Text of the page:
Yes, shoulder pads are back

For those who survived the big shoulders of the 1980s, chances are you won't want to hear this: Shoulder pads are back.

But today's look is less about volume and more about structure.

"You want to look smart and smartly dressed," said Kim Newport Mimran, designer and founder of the womenswear line Pink Tartan. "Strong shoulders are slightly androgynous. My interpretation is built up, but not extreme, a modern look for the modern woman."

Pink Tartan's fall collection, which is sold at Neiman Marcus, features a classic black turtleneck with subtle shoulders that give the silhouette a more tailored look. The line's black jackets follow the same trend and work well with pencil skirts and menswear-style trousers.

In a fall full of "aggressive" fashions such as denim, leather, studs and grommets, accentuated shoulders are another facet of the look. And they are showing up in collections from Marc Jacobs to Calvin Klein.

Even discount retailers are seeing the trend in their stores.

"We saw it on the runway in a dramatic way, but for real women, the look is more subdued," says Sonya Cosentini, a spokeswoman for Marshall's/TJ Maxx. "I don't think the average woman wants enormous shoulders, so what we're seeing most is the return of the boyfriend jacket."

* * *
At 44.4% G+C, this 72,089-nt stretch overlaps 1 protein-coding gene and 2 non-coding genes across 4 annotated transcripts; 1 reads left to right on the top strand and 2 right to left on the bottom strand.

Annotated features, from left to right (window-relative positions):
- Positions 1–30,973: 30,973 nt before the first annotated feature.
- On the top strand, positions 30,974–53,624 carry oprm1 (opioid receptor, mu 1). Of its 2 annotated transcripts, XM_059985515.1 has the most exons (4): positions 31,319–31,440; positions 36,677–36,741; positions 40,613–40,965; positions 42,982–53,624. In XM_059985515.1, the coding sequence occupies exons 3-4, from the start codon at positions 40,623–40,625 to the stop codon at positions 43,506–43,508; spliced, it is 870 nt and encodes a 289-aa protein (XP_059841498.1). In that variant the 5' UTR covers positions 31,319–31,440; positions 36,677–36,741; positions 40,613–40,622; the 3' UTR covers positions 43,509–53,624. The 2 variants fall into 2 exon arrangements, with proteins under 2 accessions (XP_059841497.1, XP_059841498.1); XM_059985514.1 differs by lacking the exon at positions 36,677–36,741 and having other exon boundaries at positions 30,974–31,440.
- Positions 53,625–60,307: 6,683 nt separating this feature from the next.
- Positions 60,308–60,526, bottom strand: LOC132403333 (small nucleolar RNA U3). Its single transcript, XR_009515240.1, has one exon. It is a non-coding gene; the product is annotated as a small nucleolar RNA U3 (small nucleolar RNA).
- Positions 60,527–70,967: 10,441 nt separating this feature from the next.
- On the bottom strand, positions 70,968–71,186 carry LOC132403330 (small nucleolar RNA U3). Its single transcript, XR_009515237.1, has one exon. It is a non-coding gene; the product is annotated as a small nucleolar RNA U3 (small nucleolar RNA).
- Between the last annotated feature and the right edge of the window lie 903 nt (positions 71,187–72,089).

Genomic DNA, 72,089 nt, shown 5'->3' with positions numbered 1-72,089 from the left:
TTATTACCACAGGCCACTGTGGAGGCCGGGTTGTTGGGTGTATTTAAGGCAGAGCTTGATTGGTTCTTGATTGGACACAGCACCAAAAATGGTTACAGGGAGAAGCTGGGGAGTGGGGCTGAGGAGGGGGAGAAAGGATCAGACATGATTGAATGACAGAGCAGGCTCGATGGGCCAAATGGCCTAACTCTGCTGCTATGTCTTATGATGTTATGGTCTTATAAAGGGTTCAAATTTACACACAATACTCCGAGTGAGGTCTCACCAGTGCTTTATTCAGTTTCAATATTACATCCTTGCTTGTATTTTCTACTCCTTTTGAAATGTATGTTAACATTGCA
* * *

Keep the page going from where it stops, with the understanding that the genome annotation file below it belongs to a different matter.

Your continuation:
The jacket, which comes in a loose, menswear style or even a shrunken silhouette, can work for the office as well as for the weekend, Cosentini said. Its subtle shoulder pads help create a more tailored top that can also be belted or worn loosely.

Lisa Sacaris, who teaches fashion history at Houston Community College, says through the years, shoulder pads have helped define a strong look for working women. Shoulder pads were originally used in men's clothing in jackets and waistcoats in the 16th century and then again in late 1930s for both men and women. But in the 1980s, the bold shoulders were a way to tone down femininity in the workplace, Sacaris said.

- Joy Sewing,

Houston Chronicle